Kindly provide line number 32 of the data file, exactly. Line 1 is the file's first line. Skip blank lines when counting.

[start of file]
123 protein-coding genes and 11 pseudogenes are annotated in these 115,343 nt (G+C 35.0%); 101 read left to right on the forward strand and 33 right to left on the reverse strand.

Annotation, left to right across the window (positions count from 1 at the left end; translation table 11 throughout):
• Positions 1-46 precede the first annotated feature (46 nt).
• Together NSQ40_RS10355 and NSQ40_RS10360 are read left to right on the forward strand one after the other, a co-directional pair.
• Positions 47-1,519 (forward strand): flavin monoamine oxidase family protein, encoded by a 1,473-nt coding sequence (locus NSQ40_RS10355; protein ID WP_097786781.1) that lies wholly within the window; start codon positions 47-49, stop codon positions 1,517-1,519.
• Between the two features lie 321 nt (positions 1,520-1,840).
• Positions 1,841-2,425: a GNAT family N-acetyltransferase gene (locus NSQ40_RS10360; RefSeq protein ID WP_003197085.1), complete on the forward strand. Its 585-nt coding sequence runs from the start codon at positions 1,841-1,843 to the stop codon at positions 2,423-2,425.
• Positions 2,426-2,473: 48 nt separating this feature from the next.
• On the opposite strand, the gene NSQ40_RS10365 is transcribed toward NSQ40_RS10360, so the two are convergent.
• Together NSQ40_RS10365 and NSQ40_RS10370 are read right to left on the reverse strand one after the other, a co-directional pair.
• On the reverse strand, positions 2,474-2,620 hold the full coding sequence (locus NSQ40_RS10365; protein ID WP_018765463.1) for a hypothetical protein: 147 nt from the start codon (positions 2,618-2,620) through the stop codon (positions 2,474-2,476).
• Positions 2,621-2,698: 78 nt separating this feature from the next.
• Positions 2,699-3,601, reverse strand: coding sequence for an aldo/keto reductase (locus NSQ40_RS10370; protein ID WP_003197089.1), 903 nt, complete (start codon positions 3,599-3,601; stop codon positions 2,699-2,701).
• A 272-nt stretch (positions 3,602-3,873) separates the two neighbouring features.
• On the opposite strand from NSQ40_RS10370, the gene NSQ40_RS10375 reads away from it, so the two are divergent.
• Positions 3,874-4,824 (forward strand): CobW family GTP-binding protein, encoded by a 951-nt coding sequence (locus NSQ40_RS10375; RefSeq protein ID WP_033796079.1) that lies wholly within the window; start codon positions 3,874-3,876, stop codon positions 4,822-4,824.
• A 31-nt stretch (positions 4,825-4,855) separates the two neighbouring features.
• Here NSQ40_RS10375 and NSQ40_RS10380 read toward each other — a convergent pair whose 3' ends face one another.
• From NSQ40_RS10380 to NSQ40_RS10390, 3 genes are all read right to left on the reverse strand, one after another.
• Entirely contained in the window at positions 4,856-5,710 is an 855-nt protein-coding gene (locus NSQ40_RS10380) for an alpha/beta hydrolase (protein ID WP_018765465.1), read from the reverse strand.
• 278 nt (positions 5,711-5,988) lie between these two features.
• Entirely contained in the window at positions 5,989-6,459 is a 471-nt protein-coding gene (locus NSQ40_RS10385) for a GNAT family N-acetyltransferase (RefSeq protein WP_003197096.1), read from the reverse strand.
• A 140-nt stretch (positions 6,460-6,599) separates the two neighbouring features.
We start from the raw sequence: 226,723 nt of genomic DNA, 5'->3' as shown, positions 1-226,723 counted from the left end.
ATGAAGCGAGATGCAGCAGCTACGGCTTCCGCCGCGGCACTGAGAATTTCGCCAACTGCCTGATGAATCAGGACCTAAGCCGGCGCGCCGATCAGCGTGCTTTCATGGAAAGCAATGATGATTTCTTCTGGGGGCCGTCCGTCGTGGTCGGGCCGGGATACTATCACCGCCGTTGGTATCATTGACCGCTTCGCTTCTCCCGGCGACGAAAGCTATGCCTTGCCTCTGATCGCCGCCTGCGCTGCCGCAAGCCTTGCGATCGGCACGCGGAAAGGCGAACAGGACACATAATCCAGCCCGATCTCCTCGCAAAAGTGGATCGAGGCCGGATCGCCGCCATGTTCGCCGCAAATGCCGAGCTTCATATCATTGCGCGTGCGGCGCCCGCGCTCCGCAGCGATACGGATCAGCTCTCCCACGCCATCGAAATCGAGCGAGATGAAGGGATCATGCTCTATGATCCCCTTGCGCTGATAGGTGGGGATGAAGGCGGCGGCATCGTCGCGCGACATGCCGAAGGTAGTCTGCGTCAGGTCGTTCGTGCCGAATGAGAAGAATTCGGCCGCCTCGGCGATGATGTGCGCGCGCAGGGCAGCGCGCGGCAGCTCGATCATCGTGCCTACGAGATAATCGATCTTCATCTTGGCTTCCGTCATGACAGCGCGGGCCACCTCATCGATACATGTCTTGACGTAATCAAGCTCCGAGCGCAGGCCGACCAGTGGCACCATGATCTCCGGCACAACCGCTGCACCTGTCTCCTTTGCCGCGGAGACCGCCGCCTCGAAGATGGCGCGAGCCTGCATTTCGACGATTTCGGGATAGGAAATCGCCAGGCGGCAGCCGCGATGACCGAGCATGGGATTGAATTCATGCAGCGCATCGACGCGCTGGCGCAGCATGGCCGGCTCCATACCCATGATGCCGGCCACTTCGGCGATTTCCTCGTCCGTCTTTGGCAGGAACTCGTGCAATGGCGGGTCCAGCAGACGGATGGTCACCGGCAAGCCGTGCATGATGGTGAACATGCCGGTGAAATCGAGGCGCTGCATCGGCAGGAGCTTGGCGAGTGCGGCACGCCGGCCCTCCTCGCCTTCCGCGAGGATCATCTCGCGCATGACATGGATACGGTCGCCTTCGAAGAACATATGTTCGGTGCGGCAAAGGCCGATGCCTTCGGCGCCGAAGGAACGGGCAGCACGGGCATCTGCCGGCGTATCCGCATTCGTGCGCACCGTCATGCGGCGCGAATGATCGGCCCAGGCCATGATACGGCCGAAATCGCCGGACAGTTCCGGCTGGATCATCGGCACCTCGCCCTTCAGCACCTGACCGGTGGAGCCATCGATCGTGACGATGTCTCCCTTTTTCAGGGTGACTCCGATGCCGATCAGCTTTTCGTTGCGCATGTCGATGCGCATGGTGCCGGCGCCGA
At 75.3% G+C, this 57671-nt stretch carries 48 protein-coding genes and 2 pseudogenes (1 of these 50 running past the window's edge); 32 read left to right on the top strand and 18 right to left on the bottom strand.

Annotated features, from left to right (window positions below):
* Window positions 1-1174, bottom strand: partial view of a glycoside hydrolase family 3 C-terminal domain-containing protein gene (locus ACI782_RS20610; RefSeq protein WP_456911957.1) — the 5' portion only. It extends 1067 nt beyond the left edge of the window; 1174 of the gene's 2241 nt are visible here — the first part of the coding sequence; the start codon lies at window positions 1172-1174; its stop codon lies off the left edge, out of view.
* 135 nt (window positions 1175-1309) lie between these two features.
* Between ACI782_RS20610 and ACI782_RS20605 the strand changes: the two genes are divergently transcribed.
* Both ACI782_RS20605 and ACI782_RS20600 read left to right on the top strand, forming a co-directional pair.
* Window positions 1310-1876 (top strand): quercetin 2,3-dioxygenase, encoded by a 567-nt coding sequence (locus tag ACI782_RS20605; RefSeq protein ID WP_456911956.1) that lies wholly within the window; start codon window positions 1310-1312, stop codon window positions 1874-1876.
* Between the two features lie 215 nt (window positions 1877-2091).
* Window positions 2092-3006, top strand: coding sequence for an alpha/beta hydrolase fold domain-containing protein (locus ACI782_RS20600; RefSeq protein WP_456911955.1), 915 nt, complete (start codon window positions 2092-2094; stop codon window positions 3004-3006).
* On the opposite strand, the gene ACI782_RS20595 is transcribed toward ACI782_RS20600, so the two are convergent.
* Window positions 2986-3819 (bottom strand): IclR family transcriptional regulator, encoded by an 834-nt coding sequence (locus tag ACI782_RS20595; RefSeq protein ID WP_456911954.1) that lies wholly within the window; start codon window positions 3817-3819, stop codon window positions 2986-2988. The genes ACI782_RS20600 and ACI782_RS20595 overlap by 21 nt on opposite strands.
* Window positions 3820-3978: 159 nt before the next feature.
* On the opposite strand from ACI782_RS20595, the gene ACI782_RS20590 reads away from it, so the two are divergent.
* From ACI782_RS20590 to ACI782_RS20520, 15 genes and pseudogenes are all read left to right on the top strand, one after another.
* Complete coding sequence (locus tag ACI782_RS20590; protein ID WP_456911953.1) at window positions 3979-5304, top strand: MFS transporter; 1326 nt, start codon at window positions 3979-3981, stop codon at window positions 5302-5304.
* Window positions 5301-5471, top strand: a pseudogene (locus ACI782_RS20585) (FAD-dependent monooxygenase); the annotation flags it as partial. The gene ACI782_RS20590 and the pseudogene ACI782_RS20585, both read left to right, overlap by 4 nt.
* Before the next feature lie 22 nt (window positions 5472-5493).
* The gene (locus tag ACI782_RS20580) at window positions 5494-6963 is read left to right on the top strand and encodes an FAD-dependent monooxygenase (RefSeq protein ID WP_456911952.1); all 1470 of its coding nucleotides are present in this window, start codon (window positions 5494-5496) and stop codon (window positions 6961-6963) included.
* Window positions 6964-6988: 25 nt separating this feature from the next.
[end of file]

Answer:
* Window positions 1310-1876 (top strand): quercetin 2,3-dioxygenase, encoded by a 567-nt coding sequence (locus tag ACI782_RS20605; RefSeq protein ID WP_456911956.1) that lies wholly within the window; start codon window positions 1310-1312, stop codon window positions 1874-1876.